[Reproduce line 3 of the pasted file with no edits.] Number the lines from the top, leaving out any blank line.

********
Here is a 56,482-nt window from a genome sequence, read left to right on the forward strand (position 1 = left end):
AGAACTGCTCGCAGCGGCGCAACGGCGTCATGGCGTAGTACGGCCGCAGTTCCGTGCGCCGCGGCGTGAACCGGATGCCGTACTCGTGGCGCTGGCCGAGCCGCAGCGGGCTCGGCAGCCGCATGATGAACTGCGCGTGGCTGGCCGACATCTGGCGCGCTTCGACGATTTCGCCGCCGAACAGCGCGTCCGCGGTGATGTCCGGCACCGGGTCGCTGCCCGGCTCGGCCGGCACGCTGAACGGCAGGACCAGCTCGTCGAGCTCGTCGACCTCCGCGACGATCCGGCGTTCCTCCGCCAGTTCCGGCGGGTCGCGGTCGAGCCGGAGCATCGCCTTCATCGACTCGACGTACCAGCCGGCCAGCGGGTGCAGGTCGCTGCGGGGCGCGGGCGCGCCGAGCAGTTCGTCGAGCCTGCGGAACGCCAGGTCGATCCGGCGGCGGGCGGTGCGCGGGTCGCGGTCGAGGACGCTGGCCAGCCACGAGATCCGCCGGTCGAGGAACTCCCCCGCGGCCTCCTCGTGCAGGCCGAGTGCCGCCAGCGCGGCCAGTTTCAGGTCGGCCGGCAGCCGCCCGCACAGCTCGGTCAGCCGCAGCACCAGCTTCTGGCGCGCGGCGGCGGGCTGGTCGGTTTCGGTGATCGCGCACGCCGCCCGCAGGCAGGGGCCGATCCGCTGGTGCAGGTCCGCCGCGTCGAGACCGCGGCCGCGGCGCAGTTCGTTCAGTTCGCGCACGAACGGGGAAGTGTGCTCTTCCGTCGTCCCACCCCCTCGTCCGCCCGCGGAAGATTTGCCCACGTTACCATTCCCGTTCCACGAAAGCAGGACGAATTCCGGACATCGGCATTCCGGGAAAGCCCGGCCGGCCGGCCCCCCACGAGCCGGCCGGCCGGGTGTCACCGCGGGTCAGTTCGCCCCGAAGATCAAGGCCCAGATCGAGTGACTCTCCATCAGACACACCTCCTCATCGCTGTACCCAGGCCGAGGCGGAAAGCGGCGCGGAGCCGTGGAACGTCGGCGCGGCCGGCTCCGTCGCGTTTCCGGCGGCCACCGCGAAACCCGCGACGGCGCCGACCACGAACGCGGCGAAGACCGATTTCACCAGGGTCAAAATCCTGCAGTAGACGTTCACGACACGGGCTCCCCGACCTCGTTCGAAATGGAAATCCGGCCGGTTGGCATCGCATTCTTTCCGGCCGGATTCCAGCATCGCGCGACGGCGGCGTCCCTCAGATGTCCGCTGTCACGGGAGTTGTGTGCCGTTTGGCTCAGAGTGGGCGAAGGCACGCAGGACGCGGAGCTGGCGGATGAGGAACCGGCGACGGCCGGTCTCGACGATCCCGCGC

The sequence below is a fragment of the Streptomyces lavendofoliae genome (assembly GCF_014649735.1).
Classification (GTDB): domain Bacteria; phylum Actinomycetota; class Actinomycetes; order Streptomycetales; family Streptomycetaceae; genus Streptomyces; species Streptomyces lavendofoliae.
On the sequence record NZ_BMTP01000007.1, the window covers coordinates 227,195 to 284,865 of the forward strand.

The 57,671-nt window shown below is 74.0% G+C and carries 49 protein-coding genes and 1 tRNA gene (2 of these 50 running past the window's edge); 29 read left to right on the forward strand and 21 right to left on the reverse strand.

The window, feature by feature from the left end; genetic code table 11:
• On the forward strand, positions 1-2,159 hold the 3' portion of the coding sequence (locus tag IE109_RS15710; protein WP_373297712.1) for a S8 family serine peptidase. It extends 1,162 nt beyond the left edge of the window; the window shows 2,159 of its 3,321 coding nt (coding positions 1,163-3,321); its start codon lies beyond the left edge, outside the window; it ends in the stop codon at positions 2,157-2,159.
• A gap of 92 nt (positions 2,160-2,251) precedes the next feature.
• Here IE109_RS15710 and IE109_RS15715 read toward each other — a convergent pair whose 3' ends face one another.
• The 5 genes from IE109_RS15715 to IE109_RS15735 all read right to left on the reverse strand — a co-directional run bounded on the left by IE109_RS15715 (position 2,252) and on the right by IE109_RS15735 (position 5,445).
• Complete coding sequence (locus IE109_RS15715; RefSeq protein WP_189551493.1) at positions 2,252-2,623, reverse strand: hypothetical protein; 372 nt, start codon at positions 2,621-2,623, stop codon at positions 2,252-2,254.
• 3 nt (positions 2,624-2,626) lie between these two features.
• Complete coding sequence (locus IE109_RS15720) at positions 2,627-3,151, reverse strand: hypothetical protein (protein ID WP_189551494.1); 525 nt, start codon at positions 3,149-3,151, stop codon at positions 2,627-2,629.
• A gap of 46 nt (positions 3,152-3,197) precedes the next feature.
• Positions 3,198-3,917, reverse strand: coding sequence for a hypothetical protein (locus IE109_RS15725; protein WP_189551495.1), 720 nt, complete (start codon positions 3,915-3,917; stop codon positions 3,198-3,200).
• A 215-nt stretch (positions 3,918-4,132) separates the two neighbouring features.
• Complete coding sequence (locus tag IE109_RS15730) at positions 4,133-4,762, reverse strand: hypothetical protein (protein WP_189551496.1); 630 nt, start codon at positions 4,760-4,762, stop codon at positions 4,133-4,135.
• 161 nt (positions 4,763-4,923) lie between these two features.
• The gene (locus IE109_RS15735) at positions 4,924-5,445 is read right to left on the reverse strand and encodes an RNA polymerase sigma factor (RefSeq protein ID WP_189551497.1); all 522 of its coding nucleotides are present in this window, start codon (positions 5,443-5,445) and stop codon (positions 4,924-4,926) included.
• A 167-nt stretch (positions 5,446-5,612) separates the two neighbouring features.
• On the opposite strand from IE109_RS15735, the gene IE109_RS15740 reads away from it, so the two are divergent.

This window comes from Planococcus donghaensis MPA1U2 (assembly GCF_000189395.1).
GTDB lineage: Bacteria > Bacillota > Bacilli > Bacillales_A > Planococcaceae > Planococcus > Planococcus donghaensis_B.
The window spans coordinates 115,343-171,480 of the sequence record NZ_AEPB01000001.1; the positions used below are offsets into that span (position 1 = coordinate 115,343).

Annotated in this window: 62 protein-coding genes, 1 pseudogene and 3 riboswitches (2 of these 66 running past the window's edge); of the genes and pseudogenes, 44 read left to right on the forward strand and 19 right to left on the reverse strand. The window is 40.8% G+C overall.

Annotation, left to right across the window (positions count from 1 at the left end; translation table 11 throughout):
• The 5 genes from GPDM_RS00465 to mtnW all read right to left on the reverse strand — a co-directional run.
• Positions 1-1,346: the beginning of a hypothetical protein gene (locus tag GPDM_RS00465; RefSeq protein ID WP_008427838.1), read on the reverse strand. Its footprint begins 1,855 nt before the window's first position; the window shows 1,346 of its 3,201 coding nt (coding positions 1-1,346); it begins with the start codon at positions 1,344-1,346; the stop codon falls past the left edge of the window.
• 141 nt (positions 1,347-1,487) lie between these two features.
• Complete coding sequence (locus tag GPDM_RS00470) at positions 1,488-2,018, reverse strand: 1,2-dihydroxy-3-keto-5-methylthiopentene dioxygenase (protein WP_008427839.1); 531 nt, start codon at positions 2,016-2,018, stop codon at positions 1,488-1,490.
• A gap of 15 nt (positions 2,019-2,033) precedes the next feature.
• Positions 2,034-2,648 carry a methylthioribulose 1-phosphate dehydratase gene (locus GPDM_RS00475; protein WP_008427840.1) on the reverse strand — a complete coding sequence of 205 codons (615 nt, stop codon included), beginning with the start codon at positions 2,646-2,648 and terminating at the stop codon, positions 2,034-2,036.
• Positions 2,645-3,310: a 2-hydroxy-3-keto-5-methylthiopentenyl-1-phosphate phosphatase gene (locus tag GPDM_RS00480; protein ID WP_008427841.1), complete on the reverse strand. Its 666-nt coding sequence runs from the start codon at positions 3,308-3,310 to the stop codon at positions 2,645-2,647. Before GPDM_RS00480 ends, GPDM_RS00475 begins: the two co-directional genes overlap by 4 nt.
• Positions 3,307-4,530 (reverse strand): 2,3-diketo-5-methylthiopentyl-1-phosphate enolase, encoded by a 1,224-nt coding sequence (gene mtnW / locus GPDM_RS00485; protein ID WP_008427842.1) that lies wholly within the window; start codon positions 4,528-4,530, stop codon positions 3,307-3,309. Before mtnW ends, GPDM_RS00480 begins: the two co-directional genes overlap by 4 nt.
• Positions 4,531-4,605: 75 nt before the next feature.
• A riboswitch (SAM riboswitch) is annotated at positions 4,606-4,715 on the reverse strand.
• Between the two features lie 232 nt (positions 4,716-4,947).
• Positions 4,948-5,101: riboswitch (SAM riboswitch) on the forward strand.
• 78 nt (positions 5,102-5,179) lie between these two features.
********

The sequence below is a fragment of the Streptomyces lavendofoliae genome (assembly GCF_014649735.1).